ANOCHA SUWICHAKORNPONG – THAILAND – FILM Anocha Suwichakornpong (Chonburi, 1976) is a filmmaker who addresses the contemporary situation in Thailand in a way that is completely experimental. She consistently challenges ways of looking, thinking and telling, pushing the boundaries of aesthetics, vocabulary and form yet staying true to the issues on the ground. Her talent was clearly revealed in Graceland (2006), an unusual and sensitive dip into modern sexuality that was created for her MFA thesis (Columbia University) and was the first Thai short film selected for Cannes Film Festival. Suwichakornpong was scriptwriter, director and co-producer for Mundane History (2009), her first full-length feature. A meditation on patriarchy and artistic expression and a metaphor for the Thai nation, it is a family drama that probes the existence of a partially paralysed young man. Isolated in his father’s house, the protagonist is suspended between past and future, plagued by anxieties and unresolved conflicts, but cared for by a male nurse and domestic staff. Due to its inclusion of male nudity and masturbation, it was the first Thai film to be given the country’s most restrictive 20+ rating. Her second full-length movie, By the Time it Gets Dark (2016), was inspired by Thongchai Winichakul’s paper titled ‘We Do Not Forget the 6th October: The Commemoration of the October 1976 Massacre in Bangkok’, which was presented at the workshop on ‘Imagining the past, remembering the future’ in Cebu, Philippines in 2001. Questioning memory and history, the movie follows the experiences of a young female film director researching the brutal massacre of student activists at Thamassat University that almost led to civil war in Thailand. Based on recorded footage of incidents and interviews with women and men involved, Suwichakornpong confronts the impossibility of making a historical film when ‘history’ is erased or falsified. The outcome is a shape-shifting and time-switching palimpsest of fictions within stories and characters with multiple identities that move between reality and fantasy. It is complex yet free and fluid with intertwining storylines that unfold, fragment and regenerate in surprising ways. The film resonates with current local politics and is provocative viewing for Thai and international audiences. It has won numerous awards including making Suwichakornpong the first woman to win Best Director (2017) from the Thailand National Film Association. Suwichakornpong is actively involved in stimulating and supporting independent filmmaking in Southeast Asia. Besides making her own work and teaching locally and internationally, her company, Electric Eel Films, co-founded in 2006, produces works by emerging talents and firsttime directors. She is also the co-founder (2017) and artistic director of a rare and much-needed film fund, Purin Pictures, which is committed to promoting under-represented voices and strongly supports the growth of female filmmakers. It funds production and post-production of 8-10 independent films per year, as well as supporting distribution, research, screenings, workshops and events.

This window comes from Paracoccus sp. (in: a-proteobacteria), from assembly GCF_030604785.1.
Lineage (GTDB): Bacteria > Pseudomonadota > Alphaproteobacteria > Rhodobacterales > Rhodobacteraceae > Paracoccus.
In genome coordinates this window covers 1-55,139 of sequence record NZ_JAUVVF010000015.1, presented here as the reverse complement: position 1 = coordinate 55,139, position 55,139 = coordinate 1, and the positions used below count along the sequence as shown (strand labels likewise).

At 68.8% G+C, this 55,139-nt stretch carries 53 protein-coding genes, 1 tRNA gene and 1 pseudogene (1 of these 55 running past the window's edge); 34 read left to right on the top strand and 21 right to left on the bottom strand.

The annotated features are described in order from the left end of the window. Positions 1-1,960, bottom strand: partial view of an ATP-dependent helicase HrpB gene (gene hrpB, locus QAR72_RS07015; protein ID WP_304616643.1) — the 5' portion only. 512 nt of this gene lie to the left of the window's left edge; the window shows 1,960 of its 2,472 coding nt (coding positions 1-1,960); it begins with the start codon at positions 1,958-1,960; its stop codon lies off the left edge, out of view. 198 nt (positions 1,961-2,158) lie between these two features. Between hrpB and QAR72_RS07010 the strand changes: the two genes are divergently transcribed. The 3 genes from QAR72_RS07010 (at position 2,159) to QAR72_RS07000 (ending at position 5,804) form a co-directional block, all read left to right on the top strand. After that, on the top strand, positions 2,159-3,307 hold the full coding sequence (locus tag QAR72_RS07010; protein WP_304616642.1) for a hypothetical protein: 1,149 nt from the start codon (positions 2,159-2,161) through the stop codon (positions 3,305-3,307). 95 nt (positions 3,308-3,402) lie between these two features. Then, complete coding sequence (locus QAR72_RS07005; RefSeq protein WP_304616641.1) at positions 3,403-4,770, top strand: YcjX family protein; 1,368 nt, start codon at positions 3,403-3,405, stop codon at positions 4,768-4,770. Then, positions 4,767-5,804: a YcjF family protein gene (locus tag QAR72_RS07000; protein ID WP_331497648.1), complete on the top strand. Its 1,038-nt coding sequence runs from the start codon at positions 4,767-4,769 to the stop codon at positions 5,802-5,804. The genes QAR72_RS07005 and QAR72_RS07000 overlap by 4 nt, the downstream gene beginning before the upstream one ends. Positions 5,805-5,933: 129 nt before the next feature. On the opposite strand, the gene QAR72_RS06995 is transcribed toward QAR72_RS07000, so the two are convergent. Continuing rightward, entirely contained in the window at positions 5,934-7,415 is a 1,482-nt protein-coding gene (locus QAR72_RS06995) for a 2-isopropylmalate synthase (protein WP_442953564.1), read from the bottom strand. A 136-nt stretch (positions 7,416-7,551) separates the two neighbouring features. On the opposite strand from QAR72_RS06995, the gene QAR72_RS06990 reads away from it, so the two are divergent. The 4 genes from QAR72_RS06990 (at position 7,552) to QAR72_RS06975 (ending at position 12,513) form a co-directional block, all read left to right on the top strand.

for her beautiful, compelling and thought-provoking films, rich with poetic ambiguity and a multiplicity of perspectives; for pioneering a mode of intellectual feminist filmmaking, providing a much-needed model of feminist leadership, and inspiring and promoting a strong female voice in Southeast Asian cinema; for her bold choice of subject matter, refusing to stay silent about unspoken realities and sociopolitical problems, and stimulating a local audience for progressive and engaged cinema in a difficult context; for highlighting cinema’s capacity to question and reimagine life, emphasising the importance of examining and coming to terms with past events that have been forgotten or suppressed, in order to improve the present and move towards a better future; for creating possibilities for others, teaching and mentoring younger generations, and establishing infrastructure, programmes and practical means to support independent filmmakers; and for courageously and convincingly challenging hegemonic practices and established conventions, both in filmmaking and in society, thereby contributing significantly to artistic and social liberation in Thailand. From the 2019 Prince Claus Awards Committee Report